The SWIM Fund: Supporting Strong Women in Music

By Andrea Pelloquin, West Music Company

Last spring the NAMM Foundation created the SWIM Fund, which stands for Strong Women in Music.  The fund was created to support women in the music products industry in the development of their leadership skills and aspirations.  The fund will support women by providing the following:

  • Professional development opportunities at The NAMM Show in both the winter and summer
  • Job-shadowing and mentoring with women who are industry leaders at trade shows and other industry events
  • In-company residencies
  • Invitation to attend an annual two-day SWIM leadership symposium in October 2019 at NAMM Headquarters in California

The SWIM fund and program was founded by three strong female leaders in the music industry: DeDe Heid (Executive Vice President – Heid Music), Crystal Morris (President & CEO – Gator Co.), and Robin Walenta (President & CEO – West Music Company).

The SWIM program has already sponsored events at both NASMD and the Summer NAMM Show and will continue to raise funds so the fund itself and its programs continue for years to come.   Listen to the podcast episode of “Talking Up Music Education” that featured the SWIM fund for more information.  Care to learn more or donate?  Click HERE!

A Personal Connection

I am currently working on a doctorate degree in Interdisciplinary Leadership through Creighton University.  When I began working at West Music in January the SWIM fund was just being created.  As soon as I heard about it, it sparked an immediate interest in me as a possible dissertation topic area.  Since then, I have been researching about gender bias, gender equality, and all types of issues related to women in leadership.  I want to bring this research to the members of RPMDA so it can both enhance the work of the SWIM fund, and also help the print music industry become more educated about these issues so we can be an even stronger source of inspiration for the larger music products industry.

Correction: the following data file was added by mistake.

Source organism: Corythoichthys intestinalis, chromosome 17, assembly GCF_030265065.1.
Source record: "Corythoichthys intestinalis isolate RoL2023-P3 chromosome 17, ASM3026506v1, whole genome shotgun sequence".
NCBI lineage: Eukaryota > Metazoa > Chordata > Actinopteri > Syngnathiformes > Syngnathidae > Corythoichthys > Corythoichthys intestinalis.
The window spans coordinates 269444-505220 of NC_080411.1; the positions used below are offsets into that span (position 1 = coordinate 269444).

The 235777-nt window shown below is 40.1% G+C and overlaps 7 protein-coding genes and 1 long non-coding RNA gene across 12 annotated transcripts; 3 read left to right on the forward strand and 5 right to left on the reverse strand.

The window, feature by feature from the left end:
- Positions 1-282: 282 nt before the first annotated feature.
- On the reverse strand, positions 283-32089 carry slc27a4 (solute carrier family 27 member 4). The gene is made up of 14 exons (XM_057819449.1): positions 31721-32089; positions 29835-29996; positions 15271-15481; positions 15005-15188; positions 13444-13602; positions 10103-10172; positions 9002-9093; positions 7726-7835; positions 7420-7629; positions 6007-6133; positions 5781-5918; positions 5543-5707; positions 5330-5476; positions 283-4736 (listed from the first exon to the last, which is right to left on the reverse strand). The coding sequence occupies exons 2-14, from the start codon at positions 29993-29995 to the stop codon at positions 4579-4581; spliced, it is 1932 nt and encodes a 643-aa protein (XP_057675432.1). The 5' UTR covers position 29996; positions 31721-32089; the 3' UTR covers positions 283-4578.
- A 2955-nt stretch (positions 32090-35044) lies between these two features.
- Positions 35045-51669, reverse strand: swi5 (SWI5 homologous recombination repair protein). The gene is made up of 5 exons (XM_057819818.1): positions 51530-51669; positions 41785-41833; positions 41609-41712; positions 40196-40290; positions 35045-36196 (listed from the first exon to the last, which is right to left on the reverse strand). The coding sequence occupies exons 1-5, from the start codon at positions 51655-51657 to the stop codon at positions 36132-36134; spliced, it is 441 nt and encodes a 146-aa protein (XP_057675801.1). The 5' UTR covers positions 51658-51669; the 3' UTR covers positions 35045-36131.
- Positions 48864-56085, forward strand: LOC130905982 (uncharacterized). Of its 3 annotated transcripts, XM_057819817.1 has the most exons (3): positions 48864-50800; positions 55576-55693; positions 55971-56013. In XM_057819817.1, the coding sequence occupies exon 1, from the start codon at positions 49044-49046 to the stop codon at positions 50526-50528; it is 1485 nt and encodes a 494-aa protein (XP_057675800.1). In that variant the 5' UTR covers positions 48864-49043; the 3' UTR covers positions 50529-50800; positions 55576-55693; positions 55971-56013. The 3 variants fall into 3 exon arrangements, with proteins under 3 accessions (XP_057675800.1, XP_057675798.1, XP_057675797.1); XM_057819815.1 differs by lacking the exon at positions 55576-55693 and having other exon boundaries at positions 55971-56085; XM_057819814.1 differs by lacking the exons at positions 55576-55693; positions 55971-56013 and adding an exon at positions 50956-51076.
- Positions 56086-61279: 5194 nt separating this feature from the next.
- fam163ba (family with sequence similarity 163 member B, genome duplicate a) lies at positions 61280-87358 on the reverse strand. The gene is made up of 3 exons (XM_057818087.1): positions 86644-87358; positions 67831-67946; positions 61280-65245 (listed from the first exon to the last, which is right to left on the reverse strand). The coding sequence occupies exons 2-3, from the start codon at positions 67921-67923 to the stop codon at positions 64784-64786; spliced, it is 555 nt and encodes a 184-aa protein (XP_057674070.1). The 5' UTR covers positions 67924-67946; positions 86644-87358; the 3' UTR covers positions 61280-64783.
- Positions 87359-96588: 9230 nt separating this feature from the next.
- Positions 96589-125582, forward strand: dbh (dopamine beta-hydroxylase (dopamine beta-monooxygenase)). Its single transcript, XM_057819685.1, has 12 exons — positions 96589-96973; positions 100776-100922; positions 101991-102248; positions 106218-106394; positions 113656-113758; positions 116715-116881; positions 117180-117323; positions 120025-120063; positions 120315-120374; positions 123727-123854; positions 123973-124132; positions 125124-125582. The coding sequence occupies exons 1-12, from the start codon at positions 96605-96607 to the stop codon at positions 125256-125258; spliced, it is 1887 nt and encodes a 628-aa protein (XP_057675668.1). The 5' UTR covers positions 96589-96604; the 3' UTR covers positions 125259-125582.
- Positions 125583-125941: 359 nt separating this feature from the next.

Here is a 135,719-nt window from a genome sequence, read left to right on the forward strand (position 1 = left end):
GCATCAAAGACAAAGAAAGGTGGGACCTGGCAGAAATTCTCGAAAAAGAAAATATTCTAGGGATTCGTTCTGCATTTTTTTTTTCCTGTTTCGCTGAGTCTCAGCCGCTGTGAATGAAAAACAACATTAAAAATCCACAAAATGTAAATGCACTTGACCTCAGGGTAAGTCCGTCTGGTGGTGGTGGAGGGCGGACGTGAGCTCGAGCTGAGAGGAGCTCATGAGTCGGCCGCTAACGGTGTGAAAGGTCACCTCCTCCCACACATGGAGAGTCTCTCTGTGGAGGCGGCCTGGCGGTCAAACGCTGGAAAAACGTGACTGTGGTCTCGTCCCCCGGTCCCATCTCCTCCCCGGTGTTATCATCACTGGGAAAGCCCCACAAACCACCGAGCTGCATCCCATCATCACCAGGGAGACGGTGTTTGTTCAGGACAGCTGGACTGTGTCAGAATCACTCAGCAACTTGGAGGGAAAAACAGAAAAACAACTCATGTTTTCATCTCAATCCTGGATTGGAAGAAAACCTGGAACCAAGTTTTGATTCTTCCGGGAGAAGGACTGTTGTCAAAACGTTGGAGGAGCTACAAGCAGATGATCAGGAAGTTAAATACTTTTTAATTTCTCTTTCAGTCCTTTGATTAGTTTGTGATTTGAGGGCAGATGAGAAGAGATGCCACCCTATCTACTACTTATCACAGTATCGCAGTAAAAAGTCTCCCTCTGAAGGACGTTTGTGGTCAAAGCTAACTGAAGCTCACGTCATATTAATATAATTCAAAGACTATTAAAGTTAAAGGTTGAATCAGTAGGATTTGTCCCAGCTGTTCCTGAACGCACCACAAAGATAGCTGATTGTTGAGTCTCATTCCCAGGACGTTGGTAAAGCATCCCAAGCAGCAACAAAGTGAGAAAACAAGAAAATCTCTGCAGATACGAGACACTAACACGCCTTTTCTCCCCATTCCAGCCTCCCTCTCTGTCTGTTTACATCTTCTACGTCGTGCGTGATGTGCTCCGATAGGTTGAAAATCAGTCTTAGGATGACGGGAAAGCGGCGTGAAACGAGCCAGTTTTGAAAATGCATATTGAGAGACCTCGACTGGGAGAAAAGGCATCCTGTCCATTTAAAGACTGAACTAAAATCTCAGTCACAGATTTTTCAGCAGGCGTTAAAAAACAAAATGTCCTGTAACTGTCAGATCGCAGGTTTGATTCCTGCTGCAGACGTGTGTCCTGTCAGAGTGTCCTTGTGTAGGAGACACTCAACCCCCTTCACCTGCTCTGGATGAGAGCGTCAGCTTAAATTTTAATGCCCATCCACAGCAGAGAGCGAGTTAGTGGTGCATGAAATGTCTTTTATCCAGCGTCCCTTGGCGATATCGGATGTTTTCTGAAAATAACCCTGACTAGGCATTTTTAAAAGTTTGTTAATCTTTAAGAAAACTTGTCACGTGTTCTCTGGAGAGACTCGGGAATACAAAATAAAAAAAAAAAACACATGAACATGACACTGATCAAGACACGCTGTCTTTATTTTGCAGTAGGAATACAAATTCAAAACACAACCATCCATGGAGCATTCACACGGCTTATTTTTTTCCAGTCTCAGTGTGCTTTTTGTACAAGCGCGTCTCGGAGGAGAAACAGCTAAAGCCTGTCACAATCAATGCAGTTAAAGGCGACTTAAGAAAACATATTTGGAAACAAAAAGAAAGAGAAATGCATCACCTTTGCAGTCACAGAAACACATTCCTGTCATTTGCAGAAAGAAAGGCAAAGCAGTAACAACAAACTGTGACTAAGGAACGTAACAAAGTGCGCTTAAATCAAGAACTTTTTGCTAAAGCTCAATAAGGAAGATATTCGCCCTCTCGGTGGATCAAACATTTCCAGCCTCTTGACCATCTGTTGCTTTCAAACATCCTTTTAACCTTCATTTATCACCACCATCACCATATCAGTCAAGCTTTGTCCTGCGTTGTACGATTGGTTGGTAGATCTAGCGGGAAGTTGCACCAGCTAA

Over the next few months, I will give you an update on the SWIM fund progress and activities, in addition to introducing you to some of my research to bring back to your own companies.  I hope to continue a conversation about the issues of diversity and inclusion in the print music industry because it is only when we become aware of issues that we can fix them.

Women Rising: The Unseen Barriers

You may be thinking that the print music industry is doing just fine with gender equality – and you may be right!  It does indeed seem that we have many strong women involved in print music.  But do we really know the numbers?  What is the percentage of women to men in your own organization?  What is it at various management levels?  Are we really as diverse as we think we are?  And what about the rest of the music products industry?  How do print music departments compare to other departments?  These are questions we hope to answer soon so we have some context to work from.

In the meantime, looking at the workforce through a broader lens, only 44.7% of the total S&P 500 company employees are women, and only 5% of those women have risen to the CEO level (Catalyst, 2018).  And there still exists a significant pay gap between men and women in all industries (in 2017, women earned 82% of what men earned on average, according to a Pew Research Center analysis).  So there really is still something holding women back from becoming leaders and receiving the same level of pay that men get.  The statistics prove that there are still issues – both institutionally and in the greater society – that do indeed hold women back (Pew Research Center, 2017).

I invite you to read this article from the Harvard Business Review called “Women Rising: The Unseen Barriers.”  This is an excellent introduction to the issues that women face in the workplace, such as second-generation bias, the double-bind, lack of mentors and sponsors, and more.  Many of the biases and issues mentioned are simply left over from previous generations – we’ve just never challenged them (second-generation bias).  But knowing about it is half the battle.  That is the point of this series of articles: to fuel conversations about inclusion and diversity in RPMDA, our organizations, and our industry.

More to come!  In the meantime, please feel free to email me with questions or comments.  I look forward to the ongoing conversation!  You can contact me at